The Electronic Frontier Foundation (EFF) has issued an alert, urging users to watch out for a spear phishing email campaign that’s infecting victims with the Sednit malware.
This was brought to EFF’s attention by Google’s security team, after the electronicfrontierfoundation.org domain was flagged in one of their routine scans. The official EFF domain name is eff.org.
Spear phishing campaign leads to Sednit malware
Presenting an analysis of the attack, EFF’s Cooper Quintin details how the recipients of the spear phishing emails are lured on a Web page that uses the electronicfrontierfoundation.org domain, which, unfortunately, was left unregistered by the organization. Both the emails and the domain use official EFF branding.
Once on the hackers’ domain, the user is automatically redirected to a page that uses a randomly generated URL, where a Java applet is loaded.
After the payload is delivered, the random URL is disabled, to hinder the efforts of security analysts.
This payload, once on the user’s machine, uses a recently discovered Java zero-day exploit to load a second payload, a binary file which contains malicious code that operates in the same way as the recent Sednit malware used in Operation Pawn Storm attacks.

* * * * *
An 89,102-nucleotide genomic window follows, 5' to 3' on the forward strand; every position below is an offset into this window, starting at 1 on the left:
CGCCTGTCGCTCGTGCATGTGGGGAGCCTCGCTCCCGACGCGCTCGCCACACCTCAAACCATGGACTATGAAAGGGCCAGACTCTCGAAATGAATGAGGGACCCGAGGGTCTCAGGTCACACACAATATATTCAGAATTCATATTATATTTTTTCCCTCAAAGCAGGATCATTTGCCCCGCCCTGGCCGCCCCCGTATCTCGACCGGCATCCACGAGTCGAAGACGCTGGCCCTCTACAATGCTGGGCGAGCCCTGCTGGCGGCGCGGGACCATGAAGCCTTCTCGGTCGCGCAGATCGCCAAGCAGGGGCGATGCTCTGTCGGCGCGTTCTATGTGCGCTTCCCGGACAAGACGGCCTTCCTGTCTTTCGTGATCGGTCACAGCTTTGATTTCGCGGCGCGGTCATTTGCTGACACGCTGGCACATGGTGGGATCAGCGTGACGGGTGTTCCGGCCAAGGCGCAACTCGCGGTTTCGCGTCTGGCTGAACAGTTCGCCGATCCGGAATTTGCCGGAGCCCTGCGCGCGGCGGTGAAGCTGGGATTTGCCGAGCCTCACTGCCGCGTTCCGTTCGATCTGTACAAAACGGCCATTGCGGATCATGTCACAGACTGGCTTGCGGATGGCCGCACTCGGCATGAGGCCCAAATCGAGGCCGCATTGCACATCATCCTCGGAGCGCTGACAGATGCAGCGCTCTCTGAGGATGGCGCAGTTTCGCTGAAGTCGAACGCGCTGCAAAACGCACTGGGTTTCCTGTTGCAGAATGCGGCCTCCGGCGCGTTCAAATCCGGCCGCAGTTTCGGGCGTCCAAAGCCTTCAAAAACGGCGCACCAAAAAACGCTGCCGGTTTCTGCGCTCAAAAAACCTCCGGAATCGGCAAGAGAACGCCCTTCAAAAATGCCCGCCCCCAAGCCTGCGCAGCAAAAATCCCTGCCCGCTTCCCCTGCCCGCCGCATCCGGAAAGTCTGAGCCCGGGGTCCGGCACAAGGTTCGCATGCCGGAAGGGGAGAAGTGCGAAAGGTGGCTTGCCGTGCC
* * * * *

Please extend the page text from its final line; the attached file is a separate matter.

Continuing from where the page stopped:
As Mr. Quintin explains, the payload “contains code to download a *nix compatible second stage binary if necessary, implying that this attack is able to potentially target Mac or Linux users,” not just those on Windows.
EFF researchers were not able to officially identify it as Sednit, but the almost identical way in which it operates makes them believe it is.
Links to the Russian government
As previously investigated by Trend Micro researchers, Operation Pawn Storm seems to be the work of a hacking group closely affiliated with the Russian Government.
Previous victims of Operation Pawn Storm include Western financial institutions, NATO forces, the White House, the Polish government, and various Russian journalists, all critics of the Kremlin regime.
By targeting the EFF website, the hackers behind the recent phishing campaign are hoping to gather information on Russian-based dissidents that regularly visit the EFF website, known for exposing many of the government’s abuses.
This information can then “mysteriously” make its way back to Russian authorities, which can then create a database of citizens with anti-government views.
He is a well-known expert in mobile security and malware analysis. He studied Computer Science at NYU and started working as a cyber security analyst in 2003. He is actively working as an anti-malware expert. He also worked for security companies like Kaspersky Lab. His everyday job includes researching about new malware and cyber security incidents. Also he has deep level of knowledge in mobile security and mobile vulnerabilities.